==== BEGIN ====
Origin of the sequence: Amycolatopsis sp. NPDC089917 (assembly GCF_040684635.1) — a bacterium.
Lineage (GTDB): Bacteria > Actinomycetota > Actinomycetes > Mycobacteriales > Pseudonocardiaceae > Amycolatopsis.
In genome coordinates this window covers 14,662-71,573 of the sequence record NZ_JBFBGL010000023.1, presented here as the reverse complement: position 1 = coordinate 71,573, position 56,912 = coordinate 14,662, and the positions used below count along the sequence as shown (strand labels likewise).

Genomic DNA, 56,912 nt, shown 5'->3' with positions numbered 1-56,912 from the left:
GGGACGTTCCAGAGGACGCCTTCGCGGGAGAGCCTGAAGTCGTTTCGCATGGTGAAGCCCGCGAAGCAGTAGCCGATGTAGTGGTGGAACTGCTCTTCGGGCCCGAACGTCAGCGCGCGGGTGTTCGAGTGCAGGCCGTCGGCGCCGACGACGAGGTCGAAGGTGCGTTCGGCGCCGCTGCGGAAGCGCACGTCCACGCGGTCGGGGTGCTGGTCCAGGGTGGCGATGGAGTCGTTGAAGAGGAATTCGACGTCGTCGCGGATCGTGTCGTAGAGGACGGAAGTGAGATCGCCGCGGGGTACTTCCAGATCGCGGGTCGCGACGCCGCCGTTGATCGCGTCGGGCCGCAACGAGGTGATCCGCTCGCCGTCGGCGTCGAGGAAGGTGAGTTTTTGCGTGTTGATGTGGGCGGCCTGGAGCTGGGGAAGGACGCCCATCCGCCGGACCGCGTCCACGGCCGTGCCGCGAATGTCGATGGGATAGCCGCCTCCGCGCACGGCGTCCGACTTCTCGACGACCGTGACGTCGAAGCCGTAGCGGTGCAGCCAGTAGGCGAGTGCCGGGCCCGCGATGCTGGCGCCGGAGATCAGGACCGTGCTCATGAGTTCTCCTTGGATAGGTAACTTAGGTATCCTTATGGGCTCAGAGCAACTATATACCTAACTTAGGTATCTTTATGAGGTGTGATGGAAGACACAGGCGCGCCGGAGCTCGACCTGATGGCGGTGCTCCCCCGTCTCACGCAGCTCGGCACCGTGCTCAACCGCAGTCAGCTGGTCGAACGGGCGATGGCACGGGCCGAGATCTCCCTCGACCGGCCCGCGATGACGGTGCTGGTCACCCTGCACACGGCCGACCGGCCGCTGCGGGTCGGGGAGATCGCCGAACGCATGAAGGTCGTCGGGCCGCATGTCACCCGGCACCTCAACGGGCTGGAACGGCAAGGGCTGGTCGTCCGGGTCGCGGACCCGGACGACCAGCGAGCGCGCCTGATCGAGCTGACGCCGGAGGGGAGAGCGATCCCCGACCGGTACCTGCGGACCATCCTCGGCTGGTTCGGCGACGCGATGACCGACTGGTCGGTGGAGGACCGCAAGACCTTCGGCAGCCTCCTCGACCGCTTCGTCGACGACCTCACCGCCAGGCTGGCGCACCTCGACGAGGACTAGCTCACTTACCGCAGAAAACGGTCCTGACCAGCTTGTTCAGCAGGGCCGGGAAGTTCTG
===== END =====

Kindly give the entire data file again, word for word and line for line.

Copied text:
Origin of the sequence: Amycolatopsis sp. NPDC089917 (assembly GCF_040684635.1) — a bacterium.
Lineage (GTDB): Bacteria > Actinomycetota > Actinomycetes > Mycobacteriales > Pseudonocardiaceae > Amycolatopsis.
In genome coordinates this window covers 14,662-71,573 of the sequence record NZ_JBFBGL010000023.1, presented here as the reverse complement: position 1 = coordinate 71,573, position 56,912 = coordinate 14,662, and the positions used below count along the sequence as shown (strand labels likewise).

Genomic DNA, 56,912 nt, shown 5'->3' with positions numbered 1-56,912 from the left:
GGGACGTTCCAGAGGACGCCTTCGCGGGAGAGCCTGAAGTCGTTTCGCATGGTGAAGCCCGCGAAGCAGTAGCCGATGTAGTGGTGGAACTGCTCTTCGGGCCCGAACGTCAGCGCGCGGGTGTTCGAGTGCAGGCCGTCGGCGCCGACGACGAGGTCGAAGGTGCGTTCGGCGCCGCTGCGGAAGCGCACGTCCACGCGGTCGGGGTGCTGGTCCAGGGTGGCGATGGAGTCGTTGAAGAGGAATTCGACGTCGTCGCGGATCGTGTCGTAGAGGACGGAAGTGAGATCGCCGCGGGGTACTTCCAGATCGCGGGTCGCGACGCCGCCGTTGATCGCGTCGGGCCGCAACGAGGTGATCCGCTCGCCGTCGGCGTCGAGGAAGGTGAGTTTTTGCGTGTTGATGTGGGCGGCCTGGAGCTGGGGAAGGACGCCCATCCGCCGGACCGCGTCCACGGCCGTGCCGCGAATGTCGATGGGATAGCCGCCTCCGCGCACGGCGTCCGACTTCTCGACGACCGTGACGTCGAAGCCGTAGCGGTGCAGCCAGTAGGCGAGTGCCGGGCCCGCGATGCTGGCGCCGGAGATCAGGACCGTGCTCATGAGTTCTCCTTGGATAGGTAACTTAGGTATCCTTATGGGCTCAGAGCAACTATATACCTAACTTAGGTATCTTTATGAGGTGTGATGGAAGACACAGGCGCGCCGGAGCTCGACCTGATGGCGGTGCTCCCCCGTCTCACGCAGCTCGGCACCGTGCTCAACCGCAGTCAGCTGGTCGAACGGGCGATGGCACGGGCCGAGATCTCCCTCGACCGGCCCGCGATGACGGTGCTGGTCACCCTGCACACGGCCGACCGGCCGCTGCGGGTCGGGGAGATCGCCGAACGCATGAAGGTCGTCGGGCCGCATGTCACCCGGCACCTCAACGGGCTGGAACGGCAAGGGCTGGTCGTCCGGGTCGCGGACCCGGACGACCAGCGAGCGCGCCTGATCGAGCTGACGCCGGAGGGGAGAGCGATCCCCGACCGGTACCTGCGGACCATCCTCGGCTGGTTCGGCGACGCGATGACCGACTGGTCGGTGGAGGACCGCAAGACCTTCGGCAGCCTCCTCGACCGCTTCGTCGACGACCTCACCGCCAGGCTGGCGCACCTCGACGAGGACTAGCTCACTTACCGCAGAAAACGGTCCTGACCAGCTTGTTCAGCAGGGCCGGGAAGTTCTG